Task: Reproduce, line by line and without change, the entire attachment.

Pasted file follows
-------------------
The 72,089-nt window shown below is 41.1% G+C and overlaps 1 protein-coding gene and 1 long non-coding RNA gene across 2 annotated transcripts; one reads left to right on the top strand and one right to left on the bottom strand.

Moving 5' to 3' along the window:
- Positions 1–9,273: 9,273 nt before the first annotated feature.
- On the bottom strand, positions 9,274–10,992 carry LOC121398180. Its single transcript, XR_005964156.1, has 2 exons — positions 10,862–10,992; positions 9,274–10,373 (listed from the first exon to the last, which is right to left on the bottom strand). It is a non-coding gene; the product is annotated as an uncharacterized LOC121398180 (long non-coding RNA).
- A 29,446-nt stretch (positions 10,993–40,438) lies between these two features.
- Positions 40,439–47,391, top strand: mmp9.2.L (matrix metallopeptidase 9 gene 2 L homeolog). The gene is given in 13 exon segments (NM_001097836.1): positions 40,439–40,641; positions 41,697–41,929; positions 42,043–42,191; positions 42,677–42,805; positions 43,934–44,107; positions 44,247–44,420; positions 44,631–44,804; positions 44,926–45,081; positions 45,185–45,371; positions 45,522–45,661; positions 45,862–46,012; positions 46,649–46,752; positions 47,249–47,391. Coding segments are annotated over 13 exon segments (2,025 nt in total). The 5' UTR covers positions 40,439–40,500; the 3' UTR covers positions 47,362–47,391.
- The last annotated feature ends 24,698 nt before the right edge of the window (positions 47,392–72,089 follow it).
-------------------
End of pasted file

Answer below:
The 72,089-nt window shown below is 41.1% G+C and overlaps 1 protein-coding gene and 1 long non-coding RNA gene across 2 annotated transcripts; one reads left to right on the top strand and one right to left on the bottom strand.

Moving 5' to 3' along the window:
- Positions 1–9,273: 9,273 nt before the first annotated feature.
- On the bottom strand, positions 9,274–10,992 carry LOC121398180. Its single transcript, XR_005964156.1, has 2 exons — positions 10,862–10,992; positions 9,274–10,373 (listed from the first exon to the last, which is right to left on the bottom strand). It is a non-coding gene; the product is annotated as an uncharacterized LOC121398180 (long non-coding RNA).
- A 29,446-nt stretch (positions 10,993–40,438) lies between these two features.
- Positions 40,439–47,391, top strand: mmp9.2.L (matrix metallopeptidase 9 gene 2 L homeolog). The gene is given in 13 exon segments (NM_001097836.1): positions 40,439–40,641; positions 41,697–41,929; positions 42,043–42,191; positions 42,677–42,805; positions 43,934–44,107; positions 44,247–44,420; positions 44,631–44,804; positions 44,926–45,081; positions 45,185–45,371; positions 45,522–45,661; positions 45,862–46,012; positions 46,649–46,752; positions 47,249–47,391. Coding segments are annotated over 13 exon segments (2,025 nt in total). The 5' UTR covers positions 40,439–40,500; the 3' UTR covers positions 47,362–47,391.
- The last annotated feature ends 24,698 nt before the right edge of the window (positions 47,392–72,089 follow it).